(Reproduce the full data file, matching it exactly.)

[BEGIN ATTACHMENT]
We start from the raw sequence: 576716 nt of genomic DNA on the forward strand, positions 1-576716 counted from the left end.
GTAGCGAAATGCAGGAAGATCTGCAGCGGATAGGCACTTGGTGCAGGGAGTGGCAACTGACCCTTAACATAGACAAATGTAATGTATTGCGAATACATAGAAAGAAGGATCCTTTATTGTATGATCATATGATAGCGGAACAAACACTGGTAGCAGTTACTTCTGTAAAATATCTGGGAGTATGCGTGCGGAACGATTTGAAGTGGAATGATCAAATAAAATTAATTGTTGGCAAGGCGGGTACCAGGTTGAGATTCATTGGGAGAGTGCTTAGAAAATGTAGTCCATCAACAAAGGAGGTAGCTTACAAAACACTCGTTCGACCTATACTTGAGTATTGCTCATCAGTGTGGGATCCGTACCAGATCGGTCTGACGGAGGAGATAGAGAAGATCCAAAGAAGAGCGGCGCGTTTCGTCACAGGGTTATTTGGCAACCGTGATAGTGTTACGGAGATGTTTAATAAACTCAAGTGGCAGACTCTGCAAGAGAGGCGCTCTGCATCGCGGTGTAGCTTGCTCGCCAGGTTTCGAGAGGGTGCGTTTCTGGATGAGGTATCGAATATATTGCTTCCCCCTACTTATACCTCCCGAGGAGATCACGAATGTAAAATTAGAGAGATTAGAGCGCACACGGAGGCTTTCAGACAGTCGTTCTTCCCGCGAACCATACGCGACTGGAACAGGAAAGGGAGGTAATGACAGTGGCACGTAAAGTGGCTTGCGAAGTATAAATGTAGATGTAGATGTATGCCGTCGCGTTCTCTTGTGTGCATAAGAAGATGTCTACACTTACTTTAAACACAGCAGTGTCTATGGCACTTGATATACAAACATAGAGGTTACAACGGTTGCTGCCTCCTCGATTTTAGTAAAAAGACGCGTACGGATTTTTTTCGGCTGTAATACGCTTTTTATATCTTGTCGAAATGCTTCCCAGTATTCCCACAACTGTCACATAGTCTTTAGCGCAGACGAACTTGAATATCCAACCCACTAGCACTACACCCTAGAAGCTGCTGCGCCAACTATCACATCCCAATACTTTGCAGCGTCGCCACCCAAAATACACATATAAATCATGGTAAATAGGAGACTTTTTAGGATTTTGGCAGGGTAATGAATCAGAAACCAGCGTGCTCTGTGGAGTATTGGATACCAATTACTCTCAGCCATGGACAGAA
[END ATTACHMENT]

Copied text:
We start from the raw sequence: 576716 nt of genomic DNA on the forward strand, positions 1-576716 counted from the left end.
GTAGCGAAATGCAGGAAGATCTGCAGCGGATAGGCACTTGGTGCAGGGAGTGGCAACTGACCCTTAACATAGACAAATGTAATGTATTGCGAATACATAGAAAGAAGGATCCTTTATTGTATGATCATATGATAGCGGAACAAACACTGGTAGCAGTTACTTCTGTAAAATATCTGGGAGTATGCGTGCGGAACGATTTGAAGTGGAATGATCAAATAAAATTAATTGTTGGCAAGGCGGGTACCAGGTTGAGATTCATTGGGAGAGTGCTTAGAAAATGTAGTCCATCAACAAAGGAGGTAGCTTACAAAACACTCGTTCGACCTATACTTGAGTATTGCTCATCAGTGTGGGATCCGTACCAGATCGGTCTGACGGAGGAGATAGAGAAGATCCAAAGAAGAGCGGCGCGTTTCGTCACAGGGTTATTTGGCAACCGTGATAGTGTTACGGAGATGTTTAATAAACTCAAGTGGCAGACTCTGCAAGAGAGGCGCTCTGCATCGCGGTGTAGCTTGCTCGCCAGGTTTCGAGAGGGTGCGTTTCTGGATGAGGTATCGAATATATTGCTTCCCCCTACTTATACCTCCCGAGGAGATCACGAATGTAAAATTAGAGAGATTAGAGCGCACACGGAGGCTTTCAGACAGTCGTTCTTCCCGCGAACCATACGCGACTGGAACAGGAAAGGGAGGTAATGACAGTGGCACGTAAAGTGGCTTGCGAAGTATAAATGTAGATGTAGATGTATGCCGTCGCGTTCTCTTGTGTGCATAAGAAGATGTCTACACTTACTTTAAACACAGCAGTGTCTATGGCACTTGATATACAAACATAGAGGTTACAACGGTTGCTGCCTCCTCGATTTTAGTAAAAAGACGCGTACGGATTTTTTTCGGCTGTAATACGCTTTTTATATCTTGTCGAAATGCTTCCCAGTATTCCCACAACTGTCACATAGTCTTTAGCGCAGACGAACTTGAATATCCAACCCACTAGCACTACACCCTAGAAGCTGCTGCGCCAACTATCACATCCCAATACTTTGCAGCGTCGCCACCCAAAATACACATATAAATCATGGTAAATAGGAGACTTTTTAGGATTTTGGCAGGGTAATGAATCAGAAACCAGCGTGCTCTGTGGAGTATTGGATACCAATTACTCTCAGCCATGGACAGAA